Q and A: Interview with Liam Collard, Co-Owner and Professional Photographer at Collard Studios

In recent years, Liam Collard and his partner Stam Chananakon have built a hugely successful commercial travel and lifestyle photography business. Here Liam discusses what inspired him to become a photographer, the best ways of gaining access to remote communities and reveals the secrets to stunning travel photography. He also shares a few images of him on his travels this year.

 Introduce yourself

I'm from the UK but have been living and working in Thailand for the past five years. I have always loved travelling the world and south-east Asia is such a wonderful place to experience different cultures. When I’m not off somewhere on an assignment, I love nothing more than taking our French Bulldog Bob for long walks through the Thai jungle.

 What inspired you to become a professional photographer?

I’ve always been fascinated by photography and had a desire to express myself creatively, but I got stuck doing a boring office job. Eventually I reached the point where I was willing to take the leap of faith to give a career as a photographer a go. Photography is a great way to tell stories and be creative, so I was naturally drawn to its possibilities.

What type of clients pay for your services?

We have a great mixture of clients, from luxury hotel brands looking for inspiring content of their locations and resorts, to other high-end businesses in a range of fields, such as BMW. We also recently completed a brief for a diamond jeweller in Hong Kong – they wanted to showcase their products in stunning cityscapes and we were very happy to make this artistic vision a reality for them.

How have you built your business as a photographer?

Traditional travel photography as a profession has fallen away since the introduction of digital cameras, with fewer commissioned assignments on offer. However, we’ve always believed our work has a strong commercial value, so we developed the idea of creating aspirational and bespoke content for brands around the world. We tailor the content to our clients’ needs, but always with a focus on creating dynamic and unique images and video. We recently completed a project at the Four Seasons Resort in Bora Bora and examples of this and other work we’ve done for various international clients can be found here. We also use our client visits as an opportunity to photograph local culture and communities, which we do both for personal enjoyment and to provide extra content for our customers.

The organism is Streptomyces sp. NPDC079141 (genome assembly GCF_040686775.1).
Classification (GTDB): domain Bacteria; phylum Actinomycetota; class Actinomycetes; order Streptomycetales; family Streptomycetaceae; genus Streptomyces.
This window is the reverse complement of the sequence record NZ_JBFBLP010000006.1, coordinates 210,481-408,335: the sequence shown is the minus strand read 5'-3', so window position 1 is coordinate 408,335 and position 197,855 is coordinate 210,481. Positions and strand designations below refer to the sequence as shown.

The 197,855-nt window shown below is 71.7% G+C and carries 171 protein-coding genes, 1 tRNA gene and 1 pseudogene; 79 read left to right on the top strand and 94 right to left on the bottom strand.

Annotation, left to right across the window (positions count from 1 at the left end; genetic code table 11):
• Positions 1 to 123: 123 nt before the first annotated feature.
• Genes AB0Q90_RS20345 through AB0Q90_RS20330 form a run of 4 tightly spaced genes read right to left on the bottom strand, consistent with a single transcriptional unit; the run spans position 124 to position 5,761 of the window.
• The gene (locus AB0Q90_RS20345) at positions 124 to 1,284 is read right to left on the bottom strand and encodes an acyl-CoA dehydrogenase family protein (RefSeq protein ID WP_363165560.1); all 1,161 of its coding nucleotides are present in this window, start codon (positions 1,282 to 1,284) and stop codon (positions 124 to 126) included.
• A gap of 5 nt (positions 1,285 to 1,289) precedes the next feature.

How would you define your style of photography?

For our personal projects we mix documentary photography with powerful portraiture, spending more than a week living with a hill tribe in Thailand to following indigenous people in remote parts of the Amazon rainforest in Brazil.  Our client coverage includes these elements but is frequently focused on aspirational lifestyle content, which you can see in our Client Collections section of this website.

How do you go about arranging access to remote tribes and communities?

It’s all about choosing a destination and doing as much research as you can before you leave. Then, when you get there, enlisting the help of local people, from hotel staff to tour guides, to help you gain access to the people and places you want to photograph. For a recent project in Thailand, we met a hiking guide with knowledge of the remote villages we wanted to visit, and took him along to introduce us. 

What is the secret to great travel and photography?

Focus on being an open, friendly person before you pick up your camera and point it at people. This will help get you great results when you are looking to capture portraits or gain access to people’s lives. Also, if you can bear it, get up at sunrise for authentic scenes uncluttered with tourists.

You work in partnership with Stam - what's the best thing about being part of a team?

Stam encourages me to push myself and not just settle for the first idea I come up with. She also challenges some of my ideas, which all helps to make me a better photographer. Travelling together is great fun and it’s wonderful to share all the amazing experiences we have, both as a couple and a professional unit.

What's the best photograph you've ever taken?

Travelling through Vietnam I met a lady selling scallops on the back streets of Saigon. She sat down in the doorway of her house for a cigarette break. The backdrop of her house and the atmosphere of the moment made for an amazing image. I still get a sense of excitement whenever I look at it.

 How do you pass the time when you’re travelling from A to B?

I always have some good acoustic playlists downloaded from Spotify to listen to when I’m editing on the go. When we’re on long-haul flights, I love listening to true crime podcasts to help pass the time

Liam Collard